Formal norms are written down and given a specific punishment for violation. The best example of this is laws. If they are broken, there is a specific guideline to how you are punished.
Informal norms are unwritten standards, where when broken, violators are given different punishments. For example people with their children, when a child receives a D on their report card, some parents view that as a disappointment and the child will get disciplined for that, to other parents, they are just proud that their kid didn’t receive a F.
Folkways are informal norms that can be violated but will probably not have serious consequences. The book gives examples of hygiene, which is a perfect example of this. If a person chooses not to keep up on their hygiene, they technically won’t be breaking any laws, but they will have to deal with the consequences of nobody wanting to be around them.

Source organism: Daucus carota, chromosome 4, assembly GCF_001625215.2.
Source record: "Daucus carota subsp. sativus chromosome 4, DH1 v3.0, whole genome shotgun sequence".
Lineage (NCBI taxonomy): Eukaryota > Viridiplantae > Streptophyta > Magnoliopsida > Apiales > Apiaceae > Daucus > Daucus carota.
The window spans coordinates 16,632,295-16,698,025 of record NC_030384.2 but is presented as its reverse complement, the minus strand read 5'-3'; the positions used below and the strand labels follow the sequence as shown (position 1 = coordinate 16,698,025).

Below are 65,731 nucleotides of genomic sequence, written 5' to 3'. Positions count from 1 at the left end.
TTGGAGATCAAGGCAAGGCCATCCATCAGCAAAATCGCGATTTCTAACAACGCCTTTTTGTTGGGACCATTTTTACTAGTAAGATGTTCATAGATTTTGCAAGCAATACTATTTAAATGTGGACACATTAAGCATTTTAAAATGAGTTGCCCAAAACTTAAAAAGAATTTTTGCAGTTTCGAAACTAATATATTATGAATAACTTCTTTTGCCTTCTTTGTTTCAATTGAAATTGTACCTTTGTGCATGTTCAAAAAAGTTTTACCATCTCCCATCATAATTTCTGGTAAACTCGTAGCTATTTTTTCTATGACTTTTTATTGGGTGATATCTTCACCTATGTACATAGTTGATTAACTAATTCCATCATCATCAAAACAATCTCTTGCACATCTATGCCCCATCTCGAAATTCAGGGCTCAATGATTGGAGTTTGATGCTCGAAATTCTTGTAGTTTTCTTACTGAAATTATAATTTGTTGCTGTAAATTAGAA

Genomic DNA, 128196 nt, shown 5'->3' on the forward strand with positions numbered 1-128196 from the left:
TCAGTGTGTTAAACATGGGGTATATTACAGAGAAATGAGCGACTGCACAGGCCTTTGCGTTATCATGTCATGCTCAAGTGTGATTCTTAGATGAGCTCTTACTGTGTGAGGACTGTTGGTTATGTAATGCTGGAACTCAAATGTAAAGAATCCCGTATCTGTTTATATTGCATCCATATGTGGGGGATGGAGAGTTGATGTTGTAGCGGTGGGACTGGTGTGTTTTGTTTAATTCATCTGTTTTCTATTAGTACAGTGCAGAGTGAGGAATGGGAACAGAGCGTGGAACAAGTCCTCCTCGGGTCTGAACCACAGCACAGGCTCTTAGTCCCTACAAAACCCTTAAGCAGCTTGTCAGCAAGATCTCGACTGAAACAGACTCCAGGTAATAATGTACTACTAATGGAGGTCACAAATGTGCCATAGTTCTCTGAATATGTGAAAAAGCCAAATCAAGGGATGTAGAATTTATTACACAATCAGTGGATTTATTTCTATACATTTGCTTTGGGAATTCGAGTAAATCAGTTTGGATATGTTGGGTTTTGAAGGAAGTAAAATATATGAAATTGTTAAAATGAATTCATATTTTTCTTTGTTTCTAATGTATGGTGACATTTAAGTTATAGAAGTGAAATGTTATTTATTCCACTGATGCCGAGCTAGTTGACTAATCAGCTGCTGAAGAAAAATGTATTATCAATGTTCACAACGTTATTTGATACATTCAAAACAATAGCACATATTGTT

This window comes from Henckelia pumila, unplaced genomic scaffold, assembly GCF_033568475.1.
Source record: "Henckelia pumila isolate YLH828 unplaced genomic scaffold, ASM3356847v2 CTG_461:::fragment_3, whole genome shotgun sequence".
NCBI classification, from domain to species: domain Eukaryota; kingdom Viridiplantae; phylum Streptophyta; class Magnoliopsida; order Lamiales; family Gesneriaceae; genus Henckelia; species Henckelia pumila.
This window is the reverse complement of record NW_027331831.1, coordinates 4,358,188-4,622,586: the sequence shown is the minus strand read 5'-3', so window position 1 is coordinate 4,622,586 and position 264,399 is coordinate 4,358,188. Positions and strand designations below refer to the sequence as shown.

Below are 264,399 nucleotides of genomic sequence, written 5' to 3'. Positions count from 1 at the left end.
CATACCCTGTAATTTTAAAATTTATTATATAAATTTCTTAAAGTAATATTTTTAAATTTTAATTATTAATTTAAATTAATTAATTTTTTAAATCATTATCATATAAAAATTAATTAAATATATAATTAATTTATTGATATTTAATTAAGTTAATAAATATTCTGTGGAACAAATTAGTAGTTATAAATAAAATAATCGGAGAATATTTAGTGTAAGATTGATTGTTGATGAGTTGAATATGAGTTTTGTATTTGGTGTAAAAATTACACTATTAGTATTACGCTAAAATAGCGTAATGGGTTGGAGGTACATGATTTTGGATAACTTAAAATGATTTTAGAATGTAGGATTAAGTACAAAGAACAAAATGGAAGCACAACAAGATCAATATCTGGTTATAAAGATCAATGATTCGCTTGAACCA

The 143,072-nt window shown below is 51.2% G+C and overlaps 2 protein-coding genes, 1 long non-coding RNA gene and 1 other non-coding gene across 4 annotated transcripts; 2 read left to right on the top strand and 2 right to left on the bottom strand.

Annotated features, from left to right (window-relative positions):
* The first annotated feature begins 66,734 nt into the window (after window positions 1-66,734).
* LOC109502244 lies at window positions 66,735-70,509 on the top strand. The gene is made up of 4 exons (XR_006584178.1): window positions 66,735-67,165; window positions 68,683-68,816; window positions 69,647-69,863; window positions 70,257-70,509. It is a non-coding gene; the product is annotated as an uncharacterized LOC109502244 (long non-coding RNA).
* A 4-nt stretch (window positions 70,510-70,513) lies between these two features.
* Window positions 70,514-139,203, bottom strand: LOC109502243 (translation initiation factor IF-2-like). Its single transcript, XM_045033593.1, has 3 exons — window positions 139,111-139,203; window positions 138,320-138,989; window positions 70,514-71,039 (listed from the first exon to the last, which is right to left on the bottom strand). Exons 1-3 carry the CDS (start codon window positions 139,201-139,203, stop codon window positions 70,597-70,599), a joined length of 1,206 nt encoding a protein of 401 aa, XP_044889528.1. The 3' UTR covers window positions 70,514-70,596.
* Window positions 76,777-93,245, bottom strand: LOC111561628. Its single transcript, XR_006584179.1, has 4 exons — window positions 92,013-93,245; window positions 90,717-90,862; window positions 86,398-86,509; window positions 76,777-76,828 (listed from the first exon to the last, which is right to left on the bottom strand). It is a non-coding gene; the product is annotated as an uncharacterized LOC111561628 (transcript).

Mores are norms that are violated that tend to have stronger consequences. Like in the example above, with the hygiene, at most places of employment you have to be fresh and clean for work. Employers will fire you due to lack of hygiene.
Taboos are strong violations that people don’t want to talk about. The biggest taboo is sex, especially teenage sex. This is 2014 people live together now before marriage. And most adults living together are having sex. It’s just natural. But many religious people frown upon it, an especially don’t want to discuss it, which is why it will continue to be a taboo subject.
Laws are formal norms. They are